Locals in South London feel like they’re “taking their lives in their own hands” after seeing a cycle lane is blocked off by an advertising board on a busy main road.
The board, run by BT and Global, appears in the middle of a cycle lane on Woolwich Road in Greenwich.
John, who did not want to give his second name, said he’s been knocked down on Woolwich Road three times and that crossing the street is like “taking his life in his hands”.
He said: “The road used to be two ways, now it’s one way. You have cyclists that seemingly don’t drive on the cycle lanes, they prefer the footpath.
“To me, it’s just a complete c**k up of this whole place.”
The East Greenwich local said: “If you want to do things to help people, why mess them up?”
A BT spokesperson told the Local Democracy Reporting Service that the advertising board, or “street hub”, was installed before the cycle lane for Woolwich Road was added.
They said that they have begun steps to move the board and expect for the work to be done within two weeks.
In October, locals in East Greenwich said drivers on Woolwich Road “ignored” red lights and often “abused” pedestrians.
Katherine Kennedy, who lives in the area, described the junction on the road as “genuinely dangerous”.
Matt Deane, who only recently moved to East Greenwich, said it was “dumb” to have the advertising board in the middle of a cycle lane.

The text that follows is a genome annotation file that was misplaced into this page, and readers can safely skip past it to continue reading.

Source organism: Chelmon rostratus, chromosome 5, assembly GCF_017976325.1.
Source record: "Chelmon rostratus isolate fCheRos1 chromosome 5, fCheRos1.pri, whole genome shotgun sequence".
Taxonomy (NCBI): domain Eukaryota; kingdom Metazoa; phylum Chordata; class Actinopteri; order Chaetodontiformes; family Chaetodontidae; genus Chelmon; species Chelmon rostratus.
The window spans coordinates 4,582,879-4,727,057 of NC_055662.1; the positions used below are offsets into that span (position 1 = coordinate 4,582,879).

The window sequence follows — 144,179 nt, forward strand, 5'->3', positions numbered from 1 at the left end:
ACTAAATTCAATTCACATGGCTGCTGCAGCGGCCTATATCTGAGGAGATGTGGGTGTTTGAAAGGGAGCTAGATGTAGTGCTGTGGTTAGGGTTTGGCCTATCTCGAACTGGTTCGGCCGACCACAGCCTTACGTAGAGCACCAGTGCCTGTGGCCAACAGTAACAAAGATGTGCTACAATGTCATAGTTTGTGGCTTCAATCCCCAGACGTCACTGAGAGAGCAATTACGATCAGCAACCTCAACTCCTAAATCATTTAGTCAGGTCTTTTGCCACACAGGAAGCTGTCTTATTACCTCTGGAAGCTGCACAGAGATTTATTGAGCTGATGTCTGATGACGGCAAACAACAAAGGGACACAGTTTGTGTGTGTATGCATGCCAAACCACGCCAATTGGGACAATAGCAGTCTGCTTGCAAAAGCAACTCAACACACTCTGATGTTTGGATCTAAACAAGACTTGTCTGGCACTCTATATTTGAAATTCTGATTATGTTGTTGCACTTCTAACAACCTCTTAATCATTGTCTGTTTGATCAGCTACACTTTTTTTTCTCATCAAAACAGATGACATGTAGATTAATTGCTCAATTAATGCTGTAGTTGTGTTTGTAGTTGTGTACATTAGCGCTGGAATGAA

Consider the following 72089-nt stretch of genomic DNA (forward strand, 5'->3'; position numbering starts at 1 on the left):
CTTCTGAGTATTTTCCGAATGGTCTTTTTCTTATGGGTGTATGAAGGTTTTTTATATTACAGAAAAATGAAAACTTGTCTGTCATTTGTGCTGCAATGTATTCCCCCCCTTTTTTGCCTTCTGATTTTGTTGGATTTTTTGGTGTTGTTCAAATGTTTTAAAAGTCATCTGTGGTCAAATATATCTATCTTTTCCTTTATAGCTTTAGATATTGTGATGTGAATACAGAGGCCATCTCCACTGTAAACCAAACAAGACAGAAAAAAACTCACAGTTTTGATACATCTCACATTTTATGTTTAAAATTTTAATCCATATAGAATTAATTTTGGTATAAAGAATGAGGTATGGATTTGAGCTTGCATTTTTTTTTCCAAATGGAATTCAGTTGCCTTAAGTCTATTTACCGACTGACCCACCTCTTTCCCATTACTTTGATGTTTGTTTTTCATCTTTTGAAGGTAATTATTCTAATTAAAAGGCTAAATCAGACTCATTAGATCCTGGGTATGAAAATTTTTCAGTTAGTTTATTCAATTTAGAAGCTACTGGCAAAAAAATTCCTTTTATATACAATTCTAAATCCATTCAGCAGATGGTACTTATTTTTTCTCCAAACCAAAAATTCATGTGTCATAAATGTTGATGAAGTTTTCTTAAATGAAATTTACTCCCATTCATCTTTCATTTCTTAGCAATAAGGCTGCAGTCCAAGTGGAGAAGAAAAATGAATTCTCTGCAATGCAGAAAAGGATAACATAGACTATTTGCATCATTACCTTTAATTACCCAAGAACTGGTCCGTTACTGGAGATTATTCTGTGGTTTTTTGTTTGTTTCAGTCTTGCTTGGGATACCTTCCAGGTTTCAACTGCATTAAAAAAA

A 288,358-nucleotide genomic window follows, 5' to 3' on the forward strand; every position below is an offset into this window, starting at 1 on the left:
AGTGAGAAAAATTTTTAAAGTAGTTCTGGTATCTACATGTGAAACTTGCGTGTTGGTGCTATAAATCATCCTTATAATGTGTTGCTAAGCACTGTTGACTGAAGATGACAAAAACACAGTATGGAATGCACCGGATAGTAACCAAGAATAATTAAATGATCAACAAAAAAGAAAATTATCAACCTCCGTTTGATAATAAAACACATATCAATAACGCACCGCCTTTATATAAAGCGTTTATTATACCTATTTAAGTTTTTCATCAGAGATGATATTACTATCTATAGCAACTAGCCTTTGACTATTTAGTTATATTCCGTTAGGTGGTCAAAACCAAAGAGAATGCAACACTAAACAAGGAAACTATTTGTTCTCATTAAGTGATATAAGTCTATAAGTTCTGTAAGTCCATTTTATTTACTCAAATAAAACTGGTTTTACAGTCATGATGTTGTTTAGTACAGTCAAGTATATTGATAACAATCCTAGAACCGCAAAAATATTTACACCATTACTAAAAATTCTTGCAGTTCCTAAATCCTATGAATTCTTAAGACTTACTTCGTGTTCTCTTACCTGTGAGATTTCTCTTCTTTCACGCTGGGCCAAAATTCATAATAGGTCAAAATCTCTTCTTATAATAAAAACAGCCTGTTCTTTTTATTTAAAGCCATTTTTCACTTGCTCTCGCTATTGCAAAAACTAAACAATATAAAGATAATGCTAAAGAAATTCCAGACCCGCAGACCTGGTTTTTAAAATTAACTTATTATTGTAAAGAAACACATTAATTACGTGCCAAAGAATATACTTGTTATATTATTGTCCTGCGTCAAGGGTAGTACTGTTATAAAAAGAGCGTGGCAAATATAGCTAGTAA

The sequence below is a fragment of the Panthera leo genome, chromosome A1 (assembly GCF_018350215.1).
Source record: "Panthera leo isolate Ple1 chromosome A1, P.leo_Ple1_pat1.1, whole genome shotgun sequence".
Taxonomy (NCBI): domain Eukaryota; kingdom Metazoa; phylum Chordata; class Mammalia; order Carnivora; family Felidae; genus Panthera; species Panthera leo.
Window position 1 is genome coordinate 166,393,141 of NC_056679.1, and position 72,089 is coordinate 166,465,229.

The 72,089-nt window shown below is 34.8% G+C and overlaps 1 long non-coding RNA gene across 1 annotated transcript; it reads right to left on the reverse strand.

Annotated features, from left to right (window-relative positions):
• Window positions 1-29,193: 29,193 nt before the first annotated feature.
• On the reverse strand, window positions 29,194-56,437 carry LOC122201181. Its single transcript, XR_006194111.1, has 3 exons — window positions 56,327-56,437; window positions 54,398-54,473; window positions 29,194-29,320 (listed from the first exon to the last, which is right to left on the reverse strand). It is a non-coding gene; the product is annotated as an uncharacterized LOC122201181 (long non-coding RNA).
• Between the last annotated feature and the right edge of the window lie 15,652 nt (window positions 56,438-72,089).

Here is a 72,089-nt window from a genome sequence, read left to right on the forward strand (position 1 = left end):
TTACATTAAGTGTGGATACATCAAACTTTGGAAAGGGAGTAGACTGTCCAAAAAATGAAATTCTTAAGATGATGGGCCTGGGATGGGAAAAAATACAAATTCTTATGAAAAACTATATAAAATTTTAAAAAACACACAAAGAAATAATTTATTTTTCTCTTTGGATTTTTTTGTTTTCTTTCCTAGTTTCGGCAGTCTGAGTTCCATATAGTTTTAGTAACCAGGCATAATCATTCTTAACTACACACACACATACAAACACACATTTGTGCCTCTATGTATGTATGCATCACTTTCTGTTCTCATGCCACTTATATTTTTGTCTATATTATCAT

He said: “If you had two people, one coming this way and one coming that way, it would get very tight around this area.”
Anna Mocchetti, another local of the area, said the board is placed where it is because the cycle lane on Woolwich Road was moved last year, with the board remaining in the same place as when it was on the pavement.
She said: “It’s bad, it cannot stay like that. It’s dangerous for me with my kid when we need to cross to get the bus.
“So I have to look carefully because I may not be able to see a bicycle coming.”
A BT spokesperson said: “The Street Hub was installed in this location before changes to the road layout which have adjusted the route of the cycle lane.
“Clearly due to these changes this site is no longer appropriate.
“We were made aware of this issue and have already begun steps to move it to a new more suitable location in light of the new layout.
“We expect the work to be complete within the next two weeks.”
When contacted, a Greenwich Council spokesperson said that the cycle track was owned and managed by Transport for London (TfL).
TfL and Global were approached for comment.
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